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Guest Blog: Carrie Vaughn

I wrote a blog entry back when I read Kitty Takes a Holiday about my fascination with how Carrie Vaughn used the "skinwalkers" mythology from Navajo culture in the novel. She's very kindly continued that dialogue here. Carrie is the author of four books in her Kitty series, featuring Kitty the werewolf and disc jockey, changing the world one call (and book) at a time. Along with the Kitty books, Carrie has written several short stories, many of which are available from her website. Her latest novel, Kitty and the Silver Bullet, is available at your local bookstore. Thanks, Carrie, for contributing to the blog!


Folklore and Kitty
Carrie Vaughn

At some point, most speculative fiction writers come to the realization that nothing they can dredge from their imaginations will ever be as strange as what reality can produce. That's why, when you're trying to come up with some wild and bizarre idea, reality can be your best friend. A Filipina friend of mine passes along stories that her mother tells about manananggal, vampires who leave their legs behind to fly through the air and suck out fetuses through the navels of pregnant women. Children in the Philippines are told that if they come across legs lacking a body, they should sprinkle salt on them because that will prevent the body from returning, and destroy the vampire.

As soon as I figure out how to work it in, you can bet that's going in a story. The trouble is, no one will ever buy it. It's too weird.

On to skinwalkers. Hollywood has taken to using this as a shorthand term for "Native American werewolf." (When they don't use the term in a whacked out literal sense. I'm looking at you, Dresden Files.) This isn't technically correct, and only tangentially descriptive. The real, living folkloric source for the term skinwalker is so much more interesting. I made it my mission to not take the shortcut but to use the term the way it was meant to be used (in Kitty Takes a Holiday). First, because the shorthand pisses me off. (Why does a Native American werewolf need a special term other than werewolf?) And second because I think it makes a much more interesting, creepy story. As I said, I can't make up anything stranger than what's already out there.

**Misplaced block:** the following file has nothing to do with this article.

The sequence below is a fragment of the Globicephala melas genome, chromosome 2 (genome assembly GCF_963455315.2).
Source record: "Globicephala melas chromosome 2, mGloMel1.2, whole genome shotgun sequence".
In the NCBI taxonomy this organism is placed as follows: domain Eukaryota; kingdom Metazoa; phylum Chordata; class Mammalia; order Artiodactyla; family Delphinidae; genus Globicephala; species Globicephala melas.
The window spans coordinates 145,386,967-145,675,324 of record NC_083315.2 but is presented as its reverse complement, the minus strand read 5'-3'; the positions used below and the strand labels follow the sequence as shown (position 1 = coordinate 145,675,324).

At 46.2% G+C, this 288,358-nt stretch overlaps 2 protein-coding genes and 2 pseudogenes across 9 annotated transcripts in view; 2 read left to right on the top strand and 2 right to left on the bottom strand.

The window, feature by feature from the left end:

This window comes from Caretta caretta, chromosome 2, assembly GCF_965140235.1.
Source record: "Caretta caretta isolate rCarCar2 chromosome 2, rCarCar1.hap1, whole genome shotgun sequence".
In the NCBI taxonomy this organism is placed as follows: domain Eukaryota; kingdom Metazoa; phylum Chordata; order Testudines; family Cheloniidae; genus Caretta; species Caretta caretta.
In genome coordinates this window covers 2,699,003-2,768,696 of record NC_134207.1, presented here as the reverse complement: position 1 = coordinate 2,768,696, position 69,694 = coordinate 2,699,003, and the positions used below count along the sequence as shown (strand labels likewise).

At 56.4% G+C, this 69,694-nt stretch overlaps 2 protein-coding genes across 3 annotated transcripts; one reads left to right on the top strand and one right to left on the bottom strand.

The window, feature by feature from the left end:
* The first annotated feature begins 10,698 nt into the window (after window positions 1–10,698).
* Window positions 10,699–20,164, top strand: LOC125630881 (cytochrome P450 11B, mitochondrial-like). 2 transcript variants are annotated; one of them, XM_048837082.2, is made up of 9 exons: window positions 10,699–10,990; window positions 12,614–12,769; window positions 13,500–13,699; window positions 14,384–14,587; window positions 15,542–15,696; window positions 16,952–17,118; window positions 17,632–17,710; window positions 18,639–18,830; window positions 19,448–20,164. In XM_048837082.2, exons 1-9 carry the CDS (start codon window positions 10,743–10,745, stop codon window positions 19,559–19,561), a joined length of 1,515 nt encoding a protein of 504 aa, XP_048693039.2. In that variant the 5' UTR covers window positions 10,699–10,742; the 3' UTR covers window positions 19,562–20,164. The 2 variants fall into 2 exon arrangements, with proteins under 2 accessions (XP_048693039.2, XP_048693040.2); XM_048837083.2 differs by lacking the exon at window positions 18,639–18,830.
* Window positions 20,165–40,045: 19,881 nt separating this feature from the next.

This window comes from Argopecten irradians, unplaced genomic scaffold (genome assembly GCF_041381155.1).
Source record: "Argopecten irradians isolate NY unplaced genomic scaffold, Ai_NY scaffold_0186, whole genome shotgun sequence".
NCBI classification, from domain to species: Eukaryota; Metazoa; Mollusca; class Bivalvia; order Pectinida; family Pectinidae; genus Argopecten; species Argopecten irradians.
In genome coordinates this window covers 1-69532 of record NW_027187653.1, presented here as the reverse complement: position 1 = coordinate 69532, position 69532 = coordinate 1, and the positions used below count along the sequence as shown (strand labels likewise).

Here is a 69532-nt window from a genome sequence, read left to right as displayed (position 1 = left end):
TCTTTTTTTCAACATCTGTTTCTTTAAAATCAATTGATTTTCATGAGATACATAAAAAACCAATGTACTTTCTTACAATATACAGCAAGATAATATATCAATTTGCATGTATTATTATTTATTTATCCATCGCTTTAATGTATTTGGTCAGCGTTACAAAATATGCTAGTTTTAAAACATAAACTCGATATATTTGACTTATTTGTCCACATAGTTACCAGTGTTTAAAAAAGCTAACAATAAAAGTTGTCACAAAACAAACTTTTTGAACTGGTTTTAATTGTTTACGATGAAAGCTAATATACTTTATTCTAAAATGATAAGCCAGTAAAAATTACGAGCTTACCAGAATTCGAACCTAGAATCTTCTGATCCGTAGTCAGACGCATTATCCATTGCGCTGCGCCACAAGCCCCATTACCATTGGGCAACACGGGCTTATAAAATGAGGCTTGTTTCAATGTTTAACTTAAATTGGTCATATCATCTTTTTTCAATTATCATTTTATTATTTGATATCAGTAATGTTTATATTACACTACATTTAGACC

The "real" skinwalker is a kind of witch, a magic user specific to Navajo culture. Very evil. These are not good people, because of what they do to get their power. Namely, they must sacrifice a family member. This is usually accomplished using a ground-up powder made from corpses that works like a poison. Once they have the power, skinwalkers can transform into any creature they wish by donning that creature's skin. This is serious death magic, and those with the slightest suspicion of being involved with it are shunned. There is still word of communities where a person could be forgiven for murder, if the murder victim is believed to be a skinwalker.

The interesting thing is trying to find anything about this firsthand. No one from this culture wants to talk about skinwalkers, because demonstrating the least bit of knowledge can bring suspicion onto you, which in turn can bring discrimination and violence. So the real interesting question becomes, what kind of person would risk it? What kind of person would want that power so much that all the sacrifice and death is worth it? It's the question that every culture asks in one form or another: what is evil?

These things--symbols, stories, magic--have meaning to their cultures. Our stories are richer if we let that meaning show through. Suddenly, they feel real, because they're taking place in a real world (someone's real world, at least) and not Hollywood. Something that happened while I was writing the second Kitty book (Kitty Goes to Washington), I realized there were no limits. Once you establish a world where vampires and werewolves are real, anything can be real. Any kind of magic, mythology, and supernatural belief is fair game. There are no limits. But to explain these things in the real world, they have to seem real, and I think that means staying true to the roots. Which is okay, because like I said--those "true" stories are pretty much creepier than anything I could come up with.


( 2 comments — Leave a comment )
Apr. 12th, 2008 05:48 pm (UTC)
Tony Hillerman's book was the first I was exposed to skinwalkers. Very creepy. But he used the legend in it's real, factual world. Where it is and is not true. Where we get to decide what is true, the white man's science or the legends that the characters grew up with.

I'm mostly with you and Mr Hillerman. If you are using existing mythology, use it and respect it. If not, make clear where you enter the world of personal fiction. I know you don't have to use the references required of academic research in fiction. It would make for some pretty lame storytelling. But if the author chose, an author's note could be included that was believable and research-able. Or made clear where and why the author changed the culture for the sake of story.
Apr. 13th, 2008 03:54 am (UTC)
Re: Skinwalkers
I thought Stephanie Meyer did a nice job with the idea of the author's note on her website. She discusses the background of shapeshifting mythology in the Quiliute legends that she used for New Moon (you can see it here). Knowing that she'd drawn on real legends--with the kind of respect you're talking about--gave me a much deeper appreciation for the books than I'd had before.
( 2 comments — Leave a comment )

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